"On The Existence of God."
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"On The Existence of God."

TABLE OF CONTENTS.
  • 1 - The Science of Evidence:
  • 2 - If We Can Imagine a God Then He Must Exist:
  • 3 - The First, or Primary Cause Argument:
  • 4 - Life without God Would Be Meaningless:
  • 5 - The Epicurean Argument Against the Existence of God:
  • 6 - The Attributes of God:




  • [TOC]
    1 - The Science of Evidence
    Before we get started, let me say: I allow that there is a possiblity, that, indeed, a God does exist.

    "'Have you ever given any attention to the Science of Evidence?' said Mr. Grodman. 'How do you mean?' asked the Home Secretary, rather puzzled, but with a melancholy smile. 'I should hardly speak of it as a science; I look at it as a question of common sense.' 'Pardon me, Sir. It is the most subtle and difficult of all the sciences. It is indeed rather the science of the sciences. What is the whole of inductive logic, as laid down (say) by Bacon and Mill, but an attempt to appraise the value of evidence, the said evidence being the trails left by the Creator has (I say it in all reverence) drawn a myriad red herrings across the track. But the true scientist refuses to be baffled by superficial appearances in detecting the secrets of nature.'"1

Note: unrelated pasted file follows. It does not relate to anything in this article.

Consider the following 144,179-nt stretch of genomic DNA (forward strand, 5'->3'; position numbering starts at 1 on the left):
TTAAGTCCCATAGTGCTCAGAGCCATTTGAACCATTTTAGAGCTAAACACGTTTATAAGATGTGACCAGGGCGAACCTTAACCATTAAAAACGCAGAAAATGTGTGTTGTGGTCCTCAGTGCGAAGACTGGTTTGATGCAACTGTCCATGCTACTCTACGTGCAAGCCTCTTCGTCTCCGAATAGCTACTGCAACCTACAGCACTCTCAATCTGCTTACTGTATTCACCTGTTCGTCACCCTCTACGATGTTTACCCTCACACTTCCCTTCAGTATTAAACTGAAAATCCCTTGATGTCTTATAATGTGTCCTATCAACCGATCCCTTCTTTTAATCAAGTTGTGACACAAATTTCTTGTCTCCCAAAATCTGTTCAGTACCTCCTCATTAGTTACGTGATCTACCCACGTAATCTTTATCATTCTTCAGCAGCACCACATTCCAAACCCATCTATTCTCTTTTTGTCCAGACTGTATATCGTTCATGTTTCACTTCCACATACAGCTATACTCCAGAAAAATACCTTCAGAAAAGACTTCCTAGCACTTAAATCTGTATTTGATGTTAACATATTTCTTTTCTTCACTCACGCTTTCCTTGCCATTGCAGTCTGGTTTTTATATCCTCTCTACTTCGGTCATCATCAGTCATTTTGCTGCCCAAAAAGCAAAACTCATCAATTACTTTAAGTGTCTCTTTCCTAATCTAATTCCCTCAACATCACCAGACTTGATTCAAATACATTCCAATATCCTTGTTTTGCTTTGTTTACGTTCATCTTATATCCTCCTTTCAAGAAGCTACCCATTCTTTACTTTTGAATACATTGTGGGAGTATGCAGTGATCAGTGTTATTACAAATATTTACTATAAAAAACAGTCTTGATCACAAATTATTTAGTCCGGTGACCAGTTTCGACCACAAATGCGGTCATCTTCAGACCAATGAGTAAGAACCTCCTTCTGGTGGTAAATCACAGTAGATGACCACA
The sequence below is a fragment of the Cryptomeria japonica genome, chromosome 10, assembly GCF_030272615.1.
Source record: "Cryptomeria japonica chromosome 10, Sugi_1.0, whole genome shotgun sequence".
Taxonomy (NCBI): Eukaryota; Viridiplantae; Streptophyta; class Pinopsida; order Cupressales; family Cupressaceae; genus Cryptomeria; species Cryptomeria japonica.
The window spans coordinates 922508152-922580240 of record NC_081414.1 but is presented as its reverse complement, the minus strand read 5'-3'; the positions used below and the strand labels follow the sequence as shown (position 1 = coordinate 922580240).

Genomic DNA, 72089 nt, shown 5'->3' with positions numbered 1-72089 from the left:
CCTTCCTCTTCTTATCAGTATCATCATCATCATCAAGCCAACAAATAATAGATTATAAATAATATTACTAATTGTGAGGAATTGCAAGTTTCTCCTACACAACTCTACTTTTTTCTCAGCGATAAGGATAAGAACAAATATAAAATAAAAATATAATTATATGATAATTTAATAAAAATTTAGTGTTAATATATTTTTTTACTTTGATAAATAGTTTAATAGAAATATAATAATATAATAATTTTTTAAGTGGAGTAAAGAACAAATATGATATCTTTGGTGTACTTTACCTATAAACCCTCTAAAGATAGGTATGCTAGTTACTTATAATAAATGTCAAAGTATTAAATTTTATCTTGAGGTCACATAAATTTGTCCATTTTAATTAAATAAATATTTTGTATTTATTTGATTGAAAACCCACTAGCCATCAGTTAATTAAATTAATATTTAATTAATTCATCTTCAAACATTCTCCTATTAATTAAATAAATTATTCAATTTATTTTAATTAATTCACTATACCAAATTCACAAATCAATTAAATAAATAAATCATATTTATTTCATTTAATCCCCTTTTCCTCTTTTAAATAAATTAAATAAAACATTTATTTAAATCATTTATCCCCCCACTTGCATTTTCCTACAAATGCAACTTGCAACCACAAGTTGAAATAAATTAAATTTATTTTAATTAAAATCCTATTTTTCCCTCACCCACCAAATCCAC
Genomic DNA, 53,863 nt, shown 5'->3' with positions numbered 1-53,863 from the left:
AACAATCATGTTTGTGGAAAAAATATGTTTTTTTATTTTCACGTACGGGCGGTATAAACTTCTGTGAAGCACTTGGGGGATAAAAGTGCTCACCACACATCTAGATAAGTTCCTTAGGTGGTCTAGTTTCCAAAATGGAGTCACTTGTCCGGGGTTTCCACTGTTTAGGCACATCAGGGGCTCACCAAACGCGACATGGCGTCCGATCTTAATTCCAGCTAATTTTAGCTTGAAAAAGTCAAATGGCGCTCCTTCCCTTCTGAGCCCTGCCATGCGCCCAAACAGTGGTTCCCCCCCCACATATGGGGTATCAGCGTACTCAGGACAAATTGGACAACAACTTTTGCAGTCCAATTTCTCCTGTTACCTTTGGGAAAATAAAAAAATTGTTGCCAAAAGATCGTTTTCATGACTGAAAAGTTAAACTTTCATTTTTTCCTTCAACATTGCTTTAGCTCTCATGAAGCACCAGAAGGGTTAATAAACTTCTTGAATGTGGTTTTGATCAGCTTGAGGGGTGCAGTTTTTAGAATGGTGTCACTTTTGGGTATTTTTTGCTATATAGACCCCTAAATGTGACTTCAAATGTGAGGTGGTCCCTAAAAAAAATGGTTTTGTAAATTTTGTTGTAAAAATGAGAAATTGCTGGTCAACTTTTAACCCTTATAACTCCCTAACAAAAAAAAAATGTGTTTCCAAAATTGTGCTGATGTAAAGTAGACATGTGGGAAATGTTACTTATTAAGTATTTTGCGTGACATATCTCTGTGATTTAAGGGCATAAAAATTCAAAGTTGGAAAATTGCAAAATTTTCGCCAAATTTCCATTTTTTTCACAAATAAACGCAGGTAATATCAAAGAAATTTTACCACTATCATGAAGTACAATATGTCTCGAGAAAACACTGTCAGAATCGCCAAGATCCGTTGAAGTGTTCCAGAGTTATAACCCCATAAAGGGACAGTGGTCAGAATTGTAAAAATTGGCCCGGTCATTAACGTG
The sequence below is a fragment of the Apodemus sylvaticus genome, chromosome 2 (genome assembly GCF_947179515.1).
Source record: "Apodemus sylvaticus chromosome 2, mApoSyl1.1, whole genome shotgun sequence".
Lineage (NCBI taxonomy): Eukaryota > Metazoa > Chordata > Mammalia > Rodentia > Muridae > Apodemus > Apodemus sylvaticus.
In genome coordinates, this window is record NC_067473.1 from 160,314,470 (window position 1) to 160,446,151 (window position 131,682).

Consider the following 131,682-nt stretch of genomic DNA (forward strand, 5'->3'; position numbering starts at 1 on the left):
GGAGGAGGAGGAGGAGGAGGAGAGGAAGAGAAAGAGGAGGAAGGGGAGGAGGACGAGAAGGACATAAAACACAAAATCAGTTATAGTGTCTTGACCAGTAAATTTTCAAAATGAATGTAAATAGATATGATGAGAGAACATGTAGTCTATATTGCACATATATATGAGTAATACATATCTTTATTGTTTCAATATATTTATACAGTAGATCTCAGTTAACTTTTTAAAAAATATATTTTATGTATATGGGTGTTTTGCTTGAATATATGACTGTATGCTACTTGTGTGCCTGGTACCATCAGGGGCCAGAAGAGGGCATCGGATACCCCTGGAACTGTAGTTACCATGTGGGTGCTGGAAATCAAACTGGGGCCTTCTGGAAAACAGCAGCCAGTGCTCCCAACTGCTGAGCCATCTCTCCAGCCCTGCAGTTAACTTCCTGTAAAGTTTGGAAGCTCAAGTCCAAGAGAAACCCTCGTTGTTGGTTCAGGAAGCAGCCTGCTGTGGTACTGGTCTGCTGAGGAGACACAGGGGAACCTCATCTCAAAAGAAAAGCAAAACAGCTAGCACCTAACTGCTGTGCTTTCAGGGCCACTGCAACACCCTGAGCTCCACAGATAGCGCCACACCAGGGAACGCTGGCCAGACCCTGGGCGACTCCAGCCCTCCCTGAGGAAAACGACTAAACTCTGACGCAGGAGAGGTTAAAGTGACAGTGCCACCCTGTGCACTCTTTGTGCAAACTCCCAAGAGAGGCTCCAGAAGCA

Now, let me deal with the classic arguments.

    [TOC]
    2 - If We Can Imagine a God Then He Must Exist